WaPo: "Violence and political uncertainty" behind yet another record month in gun sales

True enough, but it’s not likely the violence and uncertainty the Washington Post suggests. Firearm sales, as estimated from background-check data, soared to the second-highest month on record in January, which the Post chalks up to Joe Biden’s win and the Capitol riot. Their own chart belies that interpretation:

More than 2 million firearms were bought last month, according to The Washington Post’s analysis of federal gun background-check data. That is an 80 percent year-over-year spike and the second-highest one-month total on record.

Background checks, and sales of firearms and ammunition, have been increasing pace for months. The surge is in line with the record pace set in 2020: Nearly 23 million firearms were bought, representing a 64 percent jump year over year.

It takes six paragraphs and a personal anecdote before the Post gets to the real spike events in firearms sales:

Estimated firearm purchases climbed to an unprecedented 2.1 million in March, early in the coronavirus pandemic when cities and states issued stay-at-home orders to contain the spread of the deadly disease. Panic-buying was common, with Americans hoarding toilet paper, diapers and cleaning supplies amid the widespread uncertainty.

The killing of George Floyd set off a summer of racial-justice protests and prompted retailers in some cities to board up windows. Firearms sales went even higher, to 2.8 million in June and 2.5 million in July. Walmart removed gun and ammunition displays from thousands of its U.S. stores.

So the Post’s headline is correct — just not about which violence and political uncertainty. The incoming Biden administration might account for some new demand, perhaps in the long-barrel firearm categories that the new president seems likeliest to target. The Republican loss of Senate control might account for that spike occurring in January rather than November or December, however, as the GOP will have a tougher time keeping such legislation off the floor now.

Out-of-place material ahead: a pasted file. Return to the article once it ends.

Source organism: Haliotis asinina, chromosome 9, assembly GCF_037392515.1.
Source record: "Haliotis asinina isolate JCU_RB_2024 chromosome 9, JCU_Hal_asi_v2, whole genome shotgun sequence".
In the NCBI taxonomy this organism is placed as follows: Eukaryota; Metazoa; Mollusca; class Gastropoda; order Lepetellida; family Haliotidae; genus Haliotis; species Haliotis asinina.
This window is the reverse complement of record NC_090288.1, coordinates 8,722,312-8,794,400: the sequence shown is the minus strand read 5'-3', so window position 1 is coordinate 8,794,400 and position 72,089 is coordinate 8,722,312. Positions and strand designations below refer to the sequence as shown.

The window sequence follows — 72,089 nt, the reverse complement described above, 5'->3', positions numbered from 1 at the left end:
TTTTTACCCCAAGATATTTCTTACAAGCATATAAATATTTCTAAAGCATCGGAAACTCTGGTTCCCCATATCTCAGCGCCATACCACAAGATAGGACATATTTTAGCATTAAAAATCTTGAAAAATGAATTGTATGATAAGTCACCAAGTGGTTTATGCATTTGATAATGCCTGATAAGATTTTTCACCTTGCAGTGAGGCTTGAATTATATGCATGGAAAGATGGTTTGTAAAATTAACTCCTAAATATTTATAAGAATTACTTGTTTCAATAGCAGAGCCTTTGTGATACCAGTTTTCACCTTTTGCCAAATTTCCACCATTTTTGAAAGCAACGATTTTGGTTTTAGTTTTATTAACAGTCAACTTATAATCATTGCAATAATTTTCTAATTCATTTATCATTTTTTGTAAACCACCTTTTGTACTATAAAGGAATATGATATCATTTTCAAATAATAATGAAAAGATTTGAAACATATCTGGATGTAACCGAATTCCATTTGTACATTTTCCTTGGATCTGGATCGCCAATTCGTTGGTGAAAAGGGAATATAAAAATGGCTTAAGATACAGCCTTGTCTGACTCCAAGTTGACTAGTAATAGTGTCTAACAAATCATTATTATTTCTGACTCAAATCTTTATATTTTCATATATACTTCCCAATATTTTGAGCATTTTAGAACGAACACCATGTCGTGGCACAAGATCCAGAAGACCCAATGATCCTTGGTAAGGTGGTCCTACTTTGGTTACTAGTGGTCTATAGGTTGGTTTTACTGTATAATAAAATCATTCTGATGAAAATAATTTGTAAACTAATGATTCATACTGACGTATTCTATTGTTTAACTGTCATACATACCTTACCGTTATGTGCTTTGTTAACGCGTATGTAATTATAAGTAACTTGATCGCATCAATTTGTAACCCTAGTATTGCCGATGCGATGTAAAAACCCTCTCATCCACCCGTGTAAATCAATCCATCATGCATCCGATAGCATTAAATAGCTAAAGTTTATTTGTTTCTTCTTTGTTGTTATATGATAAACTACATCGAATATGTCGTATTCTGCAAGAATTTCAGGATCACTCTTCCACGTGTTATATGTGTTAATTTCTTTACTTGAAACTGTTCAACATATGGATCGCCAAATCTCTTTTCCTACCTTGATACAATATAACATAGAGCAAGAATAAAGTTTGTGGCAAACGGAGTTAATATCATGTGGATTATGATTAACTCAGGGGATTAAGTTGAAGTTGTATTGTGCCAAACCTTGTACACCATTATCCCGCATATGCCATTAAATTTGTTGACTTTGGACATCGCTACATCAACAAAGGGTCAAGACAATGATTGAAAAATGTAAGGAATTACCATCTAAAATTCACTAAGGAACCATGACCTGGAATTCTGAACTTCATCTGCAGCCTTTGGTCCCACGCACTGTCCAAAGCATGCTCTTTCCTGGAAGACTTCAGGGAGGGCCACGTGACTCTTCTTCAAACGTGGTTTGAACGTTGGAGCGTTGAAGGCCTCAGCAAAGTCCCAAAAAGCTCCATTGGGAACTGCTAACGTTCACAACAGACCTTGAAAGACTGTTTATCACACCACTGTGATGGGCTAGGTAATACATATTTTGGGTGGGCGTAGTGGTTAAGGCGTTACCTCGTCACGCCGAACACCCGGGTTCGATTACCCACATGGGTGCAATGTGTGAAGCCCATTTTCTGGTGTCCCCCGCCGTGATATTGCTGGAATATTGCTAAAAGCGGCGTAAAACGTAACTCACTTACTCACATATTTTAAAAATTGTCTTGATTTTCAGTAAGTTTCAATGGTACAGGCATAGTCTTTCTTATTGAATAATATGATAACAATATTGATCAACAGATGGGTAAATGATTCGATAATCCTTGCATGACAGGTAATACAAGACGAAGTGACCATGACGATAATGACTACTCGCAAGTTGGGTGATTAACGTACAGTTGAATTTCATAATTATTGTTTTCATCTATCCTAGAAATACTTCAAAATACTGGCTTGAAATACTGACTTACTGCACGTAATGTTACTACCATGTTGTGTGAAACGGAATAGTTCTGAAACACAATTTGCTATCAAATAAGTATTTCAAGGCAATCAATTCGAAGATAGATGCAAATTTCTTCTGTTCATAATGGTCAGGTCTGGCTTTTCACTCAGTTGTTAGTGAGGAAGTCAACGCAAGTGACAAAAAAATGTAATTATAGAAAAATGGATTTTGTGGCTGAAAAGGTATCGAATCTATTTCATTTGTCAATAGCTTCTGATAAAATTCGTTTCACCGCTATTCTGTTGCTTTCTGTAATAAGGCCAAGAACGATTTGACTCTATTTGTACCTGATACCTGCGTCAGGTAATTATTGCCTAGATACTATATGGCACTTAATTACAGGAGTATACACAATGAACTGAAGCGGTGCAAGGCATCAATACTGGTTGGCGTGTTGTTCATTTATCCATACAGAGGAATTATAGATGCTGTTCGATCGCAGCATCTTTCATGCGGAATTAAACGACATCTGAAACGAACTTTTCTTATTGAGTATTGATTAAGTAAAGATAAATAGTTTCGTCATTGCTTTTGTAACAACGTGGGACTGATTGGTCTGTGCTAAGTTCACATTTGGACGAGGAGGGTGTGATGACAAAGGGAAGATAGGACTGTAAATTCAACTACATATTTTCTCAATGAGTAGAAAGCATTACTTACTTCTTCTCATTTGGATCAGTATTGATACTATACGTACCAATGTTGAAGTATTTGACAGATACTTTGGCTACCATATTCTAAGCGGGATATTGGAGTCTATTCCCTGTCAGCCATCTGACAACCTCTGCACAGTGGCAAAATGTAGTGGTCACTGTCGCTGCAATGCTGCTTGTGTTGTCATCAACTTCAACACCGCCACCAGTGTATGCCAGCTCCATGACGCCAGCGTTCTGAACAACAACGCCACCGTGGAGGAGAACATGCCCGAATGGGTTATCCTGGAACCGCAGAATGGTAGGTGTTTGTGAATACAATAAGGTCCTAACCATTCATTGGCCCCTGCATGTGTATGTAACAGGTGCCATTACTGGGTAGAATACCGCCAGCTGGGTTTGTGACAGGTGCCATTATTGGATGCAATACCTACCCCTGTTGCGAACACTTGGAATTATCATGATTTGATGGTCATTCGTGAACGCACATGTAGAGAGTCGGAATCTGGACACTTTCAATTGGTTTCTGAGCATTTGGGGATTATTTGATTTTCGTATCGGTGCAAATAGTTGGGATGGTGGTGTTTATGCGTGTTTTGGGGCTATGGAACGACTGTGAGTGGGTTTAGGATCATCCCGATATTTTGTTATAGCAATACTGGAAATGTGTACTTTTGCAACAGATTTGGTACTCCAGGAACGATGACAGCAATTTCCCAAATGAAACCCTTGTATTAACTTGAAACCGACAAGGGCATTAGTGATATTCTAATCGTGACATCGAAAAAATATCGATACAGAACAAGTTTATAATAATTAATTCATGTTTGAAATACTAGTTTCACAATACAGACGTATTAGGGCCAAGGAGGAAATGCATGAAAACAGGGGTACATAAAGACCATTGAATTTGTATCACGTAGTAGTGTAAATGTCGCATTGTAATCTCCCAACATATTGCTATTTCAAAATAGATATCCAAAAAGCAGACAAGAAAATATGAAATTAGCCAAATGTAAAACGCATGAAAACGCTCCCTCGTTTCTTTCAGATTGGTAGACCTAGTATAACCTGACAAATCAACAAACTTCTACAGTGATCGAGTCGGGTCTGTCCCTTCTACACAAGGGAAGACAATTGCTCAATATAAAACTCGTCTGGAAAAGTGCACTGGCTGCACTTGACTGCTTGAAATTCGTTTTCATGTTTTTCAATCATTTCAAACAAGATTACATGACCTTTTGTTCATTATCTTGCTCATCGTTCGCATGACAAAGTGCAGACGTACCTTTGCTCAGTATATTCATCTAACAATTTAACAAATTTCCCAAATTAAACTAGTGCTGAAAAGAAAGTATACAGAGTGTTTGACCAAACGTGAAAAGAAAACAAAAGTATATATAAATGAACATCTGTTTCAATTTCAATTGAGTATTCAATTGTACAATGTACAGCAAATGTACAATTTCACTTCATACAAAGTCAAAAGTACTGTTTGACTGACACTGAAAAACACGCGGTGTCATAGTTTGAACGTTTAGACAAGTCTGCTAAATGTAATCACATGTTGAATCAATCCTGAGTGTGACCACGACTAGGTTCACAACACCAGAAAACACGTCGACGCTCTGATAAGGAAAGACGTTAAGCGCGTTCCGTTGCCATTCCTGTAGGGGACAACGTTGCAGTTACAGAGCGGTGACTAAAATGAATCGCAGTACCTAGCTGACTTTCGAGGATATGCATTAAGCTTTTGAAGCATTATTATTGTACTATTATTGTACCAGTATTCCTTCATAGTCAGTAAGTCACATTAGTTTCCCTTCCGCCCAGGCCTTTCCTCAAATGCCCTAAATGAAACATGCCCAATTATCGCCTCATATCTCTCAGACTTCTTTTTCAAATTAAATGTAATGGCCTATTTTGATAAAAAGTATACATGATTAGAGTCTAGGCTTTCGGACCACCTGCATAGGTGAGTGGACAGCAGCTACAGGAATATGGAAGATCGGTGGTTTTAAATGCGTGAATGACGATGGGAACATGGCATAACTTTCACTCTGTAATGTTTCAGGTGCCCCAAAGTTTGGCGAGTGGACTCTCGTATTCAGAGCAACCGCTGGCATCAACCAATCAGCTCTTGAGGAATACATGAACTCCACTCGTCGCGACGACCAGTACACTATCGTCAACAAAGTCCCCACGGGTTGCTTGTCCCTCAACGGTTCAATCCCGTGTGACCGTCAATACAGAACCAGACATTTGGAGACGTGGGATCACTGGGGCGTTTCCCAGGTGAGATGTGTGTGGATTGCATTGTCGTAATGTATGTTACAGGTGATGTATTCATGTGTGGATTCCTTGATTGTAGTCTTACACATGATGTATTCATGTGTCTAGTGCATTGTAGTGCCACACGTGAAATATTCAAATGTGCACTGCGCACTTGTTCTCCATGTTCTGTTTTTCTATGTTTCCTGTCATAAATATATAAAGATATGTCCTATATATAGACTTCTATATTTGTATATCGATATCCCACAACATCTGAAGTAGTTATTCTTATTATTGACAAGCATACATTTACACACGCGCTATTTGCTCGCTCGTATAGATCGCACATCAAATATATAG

The real violence and uncertainty driving these sales isn’t taking place in Washington DC — it’s the violence and uncertainty in every city in America. Police are retreating as local and national politicians push “defund the police” agendas, and violent crime is filling those gaps. Law-abiding citizens across the political spectrum are beginning to realize that the likelihood of having to defend themselves from violent criminals is rising rapidly, and they are taking rational steps to prepare themselves for those possibilities.

Until these cities take steps to restore order and peace, those sales figures will keep rising. And the longer that Democrats continue to argue both that we need fewer police and that police should approve who gets to defend themselves, the more that demand will price Democrats out of the political market. In the long run, they can’t have it both ways.